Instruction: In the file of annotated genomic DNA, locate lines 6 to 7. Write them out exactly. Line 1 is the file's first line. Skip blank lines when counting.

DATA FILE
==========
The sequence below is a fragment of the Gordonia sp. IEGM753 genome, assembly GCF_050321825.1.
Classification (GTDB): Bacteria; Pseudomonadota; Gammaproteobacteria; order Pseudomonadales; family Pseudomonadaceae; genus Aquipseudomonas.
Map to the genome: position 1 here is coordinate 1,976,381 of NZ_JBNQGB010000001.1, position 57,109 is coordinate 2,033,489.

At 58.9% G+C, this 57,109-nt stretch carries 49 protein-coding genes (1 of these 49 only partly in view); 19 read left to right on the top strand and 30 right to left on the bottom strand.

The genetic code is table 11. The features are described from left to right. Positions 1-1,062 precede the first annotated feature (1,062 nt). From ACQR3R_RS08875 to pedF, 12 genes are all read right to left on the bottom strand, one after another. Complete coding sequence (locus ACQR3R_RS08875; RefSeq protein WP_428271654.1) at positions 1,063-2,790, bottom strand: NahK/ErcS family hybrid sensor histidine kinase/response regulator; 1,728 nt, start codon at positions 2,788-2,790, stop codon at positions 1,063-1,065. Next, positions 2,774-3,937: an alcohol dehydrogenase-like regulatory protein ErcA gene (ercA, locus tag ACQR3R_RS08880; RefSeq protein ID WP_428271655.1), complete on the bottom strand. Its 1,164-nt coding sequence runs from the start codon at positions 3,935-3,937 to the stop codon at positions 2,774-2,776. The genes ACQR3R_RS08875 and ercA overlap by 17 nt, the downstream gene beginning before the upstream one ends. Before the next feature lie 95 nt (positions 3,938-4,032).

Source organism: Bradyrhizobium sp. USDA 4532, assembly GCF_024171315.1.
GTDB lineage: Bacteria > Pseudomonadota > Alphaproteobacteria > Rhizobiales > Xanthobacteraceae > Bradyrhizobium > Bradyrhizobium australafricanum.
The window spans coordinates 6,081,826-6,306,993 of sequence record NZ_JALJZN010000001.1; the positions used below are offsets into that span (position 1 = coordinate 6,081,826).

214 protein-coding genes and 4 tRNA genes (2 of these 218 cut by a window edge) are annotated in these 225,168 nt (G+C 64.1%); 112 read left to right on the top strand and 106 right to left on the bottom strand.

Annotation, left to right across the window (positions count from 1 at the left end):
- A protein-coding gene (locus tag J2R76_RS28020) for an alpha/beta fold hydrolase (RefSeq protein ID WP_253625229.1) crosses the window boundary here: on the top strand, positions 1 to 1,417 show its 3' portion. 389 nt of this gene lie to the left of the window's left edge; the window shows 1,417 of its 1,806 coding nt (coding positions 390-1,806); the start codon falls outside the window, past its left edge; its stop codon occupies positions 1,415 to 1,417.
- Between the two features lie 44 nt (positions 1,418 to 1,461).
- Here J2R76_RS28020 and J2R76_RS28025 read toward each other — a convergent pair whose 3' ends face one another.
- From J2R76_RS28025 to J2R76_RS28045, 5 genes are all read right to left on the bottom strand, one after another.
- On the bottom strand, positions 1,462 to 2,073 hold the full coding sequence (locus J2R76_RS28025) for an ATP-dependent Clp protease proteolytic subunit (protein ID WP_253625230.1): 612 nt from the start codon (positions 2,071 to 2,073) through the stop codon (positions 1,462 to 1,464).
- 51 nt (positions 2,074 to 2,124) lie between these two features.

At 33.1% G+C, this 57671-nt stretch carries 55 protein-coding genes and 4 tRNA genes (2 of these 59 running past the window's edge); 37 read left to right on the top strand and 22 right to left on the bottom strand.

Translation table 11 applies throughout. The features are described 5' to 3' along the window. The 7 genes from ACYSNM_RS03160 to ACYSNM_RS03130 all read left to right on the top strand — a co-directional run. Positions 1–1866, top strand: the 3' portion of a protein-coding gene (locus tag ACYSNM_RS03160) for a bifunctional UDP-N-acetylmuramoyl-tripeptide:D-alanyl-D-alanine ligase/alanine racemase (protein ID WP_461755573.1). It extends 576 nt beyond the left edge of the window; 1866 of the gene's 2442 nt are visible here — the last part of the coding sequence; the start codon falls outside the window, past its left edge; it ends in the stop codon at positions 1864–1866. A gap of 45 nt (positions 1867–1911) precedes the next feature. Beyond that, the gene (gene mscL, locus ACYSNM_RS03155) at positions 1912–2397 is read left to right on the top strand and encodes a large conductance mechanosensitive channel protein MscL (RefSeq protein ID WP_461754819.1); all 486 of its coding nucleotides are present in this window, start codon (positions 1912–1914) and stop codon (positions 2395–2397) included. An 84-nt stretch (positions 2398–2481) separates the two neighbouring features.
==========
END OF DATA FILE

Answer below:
Source organism: Bradyrhizobium sp. USDA 4532, assembly GCF_024171315.1.
GTDB lineage: Bacteria > Pseudomonadota > Alphaproteobacteria > Rhizobiales > Xanthobacteraceae > Bradyrhizobium > Bradyrhizobium australafricanum.